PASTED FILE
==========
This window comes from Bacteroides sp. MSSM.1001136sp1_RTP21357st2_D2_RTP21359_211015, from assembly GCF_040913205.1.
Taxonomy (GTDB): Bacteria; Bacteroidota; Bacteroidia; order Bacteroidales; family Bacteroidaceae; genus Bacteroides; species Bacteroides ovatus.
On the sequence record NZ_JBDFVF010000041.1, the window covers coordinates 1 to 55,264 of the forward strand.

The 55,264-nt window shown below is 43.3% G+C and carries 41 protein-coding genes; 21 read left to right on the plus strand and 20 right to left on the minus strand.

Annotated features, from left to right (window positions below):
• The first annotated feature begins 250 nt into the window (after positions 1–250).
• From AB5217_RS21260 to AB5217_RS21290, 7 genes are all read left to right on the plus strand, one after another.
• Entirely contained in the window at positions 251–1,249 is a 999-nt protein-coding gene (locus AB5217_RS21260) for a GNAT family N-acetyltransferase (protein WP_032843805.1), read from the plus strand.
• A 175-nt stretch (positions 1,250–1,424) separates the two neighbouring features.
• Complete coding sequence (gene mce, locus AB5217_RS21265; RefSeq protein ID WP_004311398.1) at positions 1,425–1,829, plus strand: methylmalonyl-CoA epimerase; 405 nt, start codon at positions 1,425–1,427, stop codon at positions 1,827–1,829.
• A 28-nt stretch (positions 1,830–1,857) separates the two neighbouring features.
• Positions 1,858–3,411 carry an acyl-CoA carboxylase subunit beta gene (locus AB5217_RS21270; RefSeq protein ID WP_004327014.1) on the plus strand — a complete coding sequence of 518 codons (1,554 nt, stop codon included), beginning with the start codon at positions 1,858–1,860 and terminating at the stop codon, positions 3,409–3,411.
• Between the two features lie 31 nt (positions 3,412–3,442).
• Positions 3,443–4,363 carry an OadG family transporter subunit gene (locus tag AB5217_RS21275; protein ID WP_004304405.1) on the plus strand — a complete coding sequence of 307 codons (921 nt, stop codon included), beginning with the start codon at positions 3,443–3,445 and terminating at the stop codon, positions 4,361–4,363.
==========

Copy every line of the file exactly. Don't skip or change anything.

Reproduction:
This window comes from Bacteroides sp. MSSM.1001136sp1_RTP21357st2_D2_RTP21359_211015, from assembly GCF_040913205.1.
Taxonomy (GTDB): Bacteria; Bacteroidota; Bacteroidia; order Bacteroidales; family Bacteroidaceae; genus Bacteroides; species Bacteroides ovatus.
On the sequence record NZ_JBDFVF010000041.1, the window covers coordinates 1 to 55,264 of the forward strand.

The 55,264-nt window shown below is 43.3% G+C and carries 41 protein-coding genes; 21 read left to right on the plus strand and 20 right to left on the minus strand.

Annotated features, from left to right (window positions below):
• The first annotated feature begins 250 nt into the window (after positions 1–250).
• From AB5217_RS21260 to AB5217_RS21290, 7 genes are all read left to right on the plus strand, one after another.
• Entirely contained in the window at positions 251–1,249 is a 999-nt protein-coding gene (locus AB5217_RS21260) for a GNAT family N-acetyltransferase (protein WP_032843805.1), read from the plus strand.
• A 175-nt stretch (positions 1,250–1,424) separates the two neighbouring features.
• Complete coding sequence (gene mce, locus AB5217_RS21265; RefSeq protein ID WP_004311398.1) at positions 1,425–1,829, plus strand: methylmalonyl-CoA epimerase; 405 nt, start codon at positions 1,425–1,427, stop codon at positions 1,827–1,829.
• A 28-nt stretch (positions 1,830–1,857) separates the two neighbouring features.
• Positions 1,858–3,411 carry an acyl-CoA carboxylase subunit beta gene (locus AB5217_RS21270; RefSeq protein ID WP_004327014.1) on the plus strand — a complete coding sequence of 518 codons (1,554 nt, stop codon included), beginning with the start codon at positions 1,858–1,860 and terminating at the stop codon, positions 3,409–3,411.
• Between the two features lie 31 nt (positions 3,412–3,442).
• Positions 3,443–4,363 carry an OadG family transporter subunit gene (locus tag AB5217_RS21275; protein ID WP_004304405.1) on the plus strand — a complete coding sequence of 307 codons (921 nt, stop codon included), beginning with the start codon at positions 3,443–3,445 and terminating at the stop codon, positions 4,361–4,363.